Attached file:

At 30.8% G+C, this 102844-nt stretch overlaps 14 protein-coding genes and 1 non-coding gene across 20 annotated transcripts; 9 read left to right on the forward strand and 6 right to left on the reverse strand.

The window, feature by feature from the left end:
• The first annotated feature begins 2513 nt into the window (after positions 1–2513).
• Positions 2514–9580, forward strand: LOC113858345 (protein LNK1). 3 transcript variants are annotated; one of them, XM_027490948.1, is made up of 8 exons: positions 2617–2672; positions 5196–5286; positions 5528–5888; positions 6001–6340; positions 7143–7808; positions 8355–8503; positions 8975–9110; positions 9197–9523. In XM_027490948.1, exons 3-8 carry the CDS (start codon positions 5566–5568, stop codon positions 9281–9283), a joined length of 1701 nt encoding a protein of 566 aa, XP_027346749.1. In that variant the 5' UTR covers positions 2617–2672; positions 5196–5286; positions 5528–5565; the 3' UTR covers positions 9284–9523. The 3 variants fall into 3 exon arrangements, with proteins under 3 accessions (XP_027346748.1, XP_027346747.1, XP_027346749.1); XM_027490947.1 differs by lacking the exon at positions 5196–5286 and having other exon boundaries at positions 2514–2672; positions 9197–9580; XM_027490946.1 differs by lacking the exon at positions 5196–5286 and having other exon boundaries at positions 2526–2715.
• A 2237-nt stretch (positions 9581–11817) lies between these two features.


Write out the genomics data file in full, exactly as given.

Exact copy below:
At 30.8% G+C, this 102844-nt stretch overlaps 14 protein-coding genes and 1 non-coding gene across 20 annotated transcripts; 9 read left to right on the forward strand and 6 right to left on the reverse strand.

The window, feature by feature from the left end:
• The first annotated feature begins 2513 nt into the window (after positions 1–2513).
• Positions 2514–9580, forward strand: LOC113858345 (protein LNK1). 3 transcript variants are annotated; one of them, XM_027490948.1, is made up of 8 exons: positions 2617–2672; positions 5196–5286; positions 5528–5888; positions 6001–6340; positions 7143–7808; positions 8355–8503; positions 8975–9110; positions 9197–9523. In XM_027490948.1, exons 3-8 carry the CDS (start codon positions 5566–5568, stop codon positions 9281–9283), a joined length of 1701 nt encoding a protein of 566 aa, XP_027346749.1. In that variant the 5' UTR covers positions 2617–2672; positions 5196–5286; positions 5528–5565; the 3' UTR covers positions 9284–9523. The 3 variants fall into 3 exon arrangements, with proteins under 3 accessions (XP_027346748.1, XP_027346747.1, XP_027346749.1); XM_027490947.1 differs by lacking the exon at positions 5196–5286 and having other exon boundaries at positions 2514–2672; positions 9197–9580; XM_027490946.1 differs by lacking the exon at positions 5196–5286 and having other exon boundaries at positions 2526–2715.
• A 2237-nt stretch (positions 9581–11817) lies between these two features.